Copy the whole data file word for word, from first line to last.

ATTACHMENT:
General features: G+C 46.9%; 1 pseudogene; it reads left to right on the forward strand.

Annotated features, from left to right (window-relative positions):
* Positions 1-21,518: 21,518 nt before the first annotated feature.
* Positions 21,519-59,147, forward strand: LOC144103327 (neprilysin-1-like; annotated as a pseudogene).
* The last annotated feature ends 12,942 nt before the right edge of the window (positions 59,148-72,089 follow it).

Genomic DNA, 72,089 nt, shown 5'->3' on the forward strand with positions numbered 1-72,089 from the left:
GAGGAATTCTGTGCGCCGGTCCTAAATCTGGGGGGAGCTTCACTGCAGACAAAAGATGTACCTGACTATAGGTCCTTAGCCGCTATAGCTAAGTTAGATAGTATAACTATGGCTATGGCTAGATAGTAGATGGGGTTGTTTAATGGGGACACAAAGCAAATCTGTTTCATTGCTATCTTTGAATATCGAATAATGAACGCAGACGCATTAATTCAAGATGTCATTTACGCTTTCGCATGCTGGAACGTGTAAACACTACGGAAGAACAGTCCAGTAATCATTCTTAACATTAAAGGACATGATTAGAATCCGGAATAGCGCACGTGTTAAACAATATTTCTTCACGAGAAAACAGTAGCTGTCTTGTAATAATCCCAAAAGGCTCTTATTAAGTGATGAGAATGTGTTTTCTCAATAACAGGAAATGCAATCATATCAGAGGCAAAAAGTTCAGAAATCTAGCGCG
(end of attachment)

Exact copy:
General features: G+C 46.9%; 1 pseudogene; it reads left to right on the forward strand.

Annotated features, from left to right (window-relative positions):
* Positions 1-21,518: 21,518 nt before the first annotated feature.
* Positions 21,519-59,147, forward strand: LOC144103327 (neprilysin-1-like; annotated as a pseudogene).
* The last annotated feature ends 12,942 nt before the right edge of the window (positions 59,148-72,089 follow it).

Genomic DNA, 72,089 nt, shown 5'->3' on the forward strand with positions numbered 1-72,089 from the left:
GAGGAATTCTGTGCGCCGGTCCTAAATCTGGGGGGAGCTTCACTGCAGACAAAAGATGTACCTGACTATAGGTCCTTAGCCGCTATAGCTAAGTTAGATAGTATAACTATGGCTATGGCTAGATAGTAGATGGGGTTGTTTAATGGGGACACAAAGCAAATCTGTTTCATTGCTATCTTTGAATATCGAATAATGAACGCAGACGCATTAATTCAAGATGTCATTTACGCTTTCGCATGCTGGAACGTGTAAACACTACGGAAGAACAGTCCAGTAATCATTCTTAACATTAAAGGACATGATTAGAATCCGGAATAGCGCACGTGTTAAACAATATTTCTTCACGAGAAAACAGTAGCTGTCTTGTAATAATCCCAAAAGGCTCTTATTAAGTGATGAGAATGTGTTTTCTCAATAACAGGAAATGCAATCATATCAGAGGCAAAAAGTTCAGAAATCTAGCGCG